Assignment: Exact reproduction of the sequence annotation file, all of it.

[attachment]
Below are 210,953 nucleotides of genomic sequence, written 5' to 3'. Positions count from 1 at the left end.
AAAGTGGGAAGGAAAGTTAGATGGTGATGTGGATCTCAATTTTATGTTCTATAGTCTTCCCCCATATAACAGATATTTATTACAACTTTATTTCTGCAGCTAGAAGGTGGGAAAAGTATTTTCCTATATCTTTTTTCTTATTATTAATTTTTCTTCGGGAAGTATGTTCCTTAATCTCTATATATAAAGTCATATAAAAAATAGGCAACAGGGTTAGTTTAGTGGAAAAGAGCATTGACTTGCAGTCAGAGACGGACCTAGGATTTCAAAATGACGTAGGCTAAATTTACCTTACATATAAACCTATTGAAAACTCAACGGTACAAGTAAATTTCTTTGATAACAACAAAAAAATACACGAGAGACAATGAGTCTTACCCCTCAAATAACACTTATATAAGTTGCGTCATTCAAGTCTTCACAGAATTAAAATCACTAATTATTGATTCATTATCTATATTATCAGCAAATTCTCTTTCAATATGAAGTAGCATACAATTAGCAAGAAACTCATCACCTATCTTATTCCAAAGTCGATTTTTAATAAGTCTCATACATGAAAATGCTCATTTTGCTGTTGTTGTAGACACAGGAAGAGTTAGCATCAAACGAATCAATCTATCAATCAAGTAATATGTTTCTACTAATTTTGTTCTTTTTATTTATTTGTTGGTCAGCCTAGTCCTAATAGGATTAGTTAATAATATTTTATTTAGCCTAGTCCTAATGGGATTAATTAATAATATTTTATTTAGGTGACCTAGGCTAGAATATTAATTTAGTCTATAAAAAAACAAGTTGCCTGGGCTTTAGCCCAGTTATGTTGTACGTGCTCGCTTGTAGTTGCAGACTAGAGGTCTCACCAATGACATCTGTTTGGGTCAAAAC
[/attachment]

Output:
Below are 210,953 nucleotides of genomic sequence, written 5' to 3'. Positions count from 1 at the left end.
AAAGTGGGAAGGAAAGTTAGATGGTGATGTGGATCTCAATTTTATGTTCTATAGTCTTCCCCCATATAACAGATATTTATTACAACTTTATTTCTGCAGCTAGAAGGTGGGAAAAGTATTTTCCTATATCTTTTTTCTTATTATTAATTTTTCTTCGGGAAGTATGTTCCTTAATCTCTATATATAAAGTCATATAAAAAATAGGCAACAGGGTTAGTTTAGTGGAAAAGAGCATTGACTTGCAGTCAGAGACGGACCTAGGATTTCAAAATGACGTAGGCTAAATTTACCTTACATATAAACCTATTGAAAACTCAACGGTACAAGTAAATTTCTTTGATAACAACAAAAAAATACACGAGAGACAATGAGTCTTACCCCTCAAATAACACTTATATAAGTTGCGTCATTCAAGTCTTCACAGAATTAAAATCACTAATTATTGATTCATTATCTATATTATCAGCAAATTCTCTTTCAATATGAAGTAGCATACAATTAGCAAGAAACTCATCACCTATCTTATTCCAAAGTCGATTTTTAATAAGTCTCATACATGAAAATGCTCATTTTGCTGTTGTTGTAGACACAGGAAGAGTTAGCATCAAACGAATCAATCTATCAATCAAGTAATATGTTTCTACTAATTTTGTTCTTTTTATTTATTTGTTGGTCAGCCTAGTCCTAATAGGATTAGTTAATAATATTTTATTTAGCCTAGTCCTAATGGGATTAATTAATAATATTTTATTTAGGTGACCTAGGCTAGAATATTAATTTAGTCTATAAAAAAACAAGTTGCCTGGGCTTTAGCCCAGTTATGTTGTACGTGCTCGCTTGTAGTTGCAGACTAGAGGTCTCACCAATGACATCTGTTTGGGTCAAAAC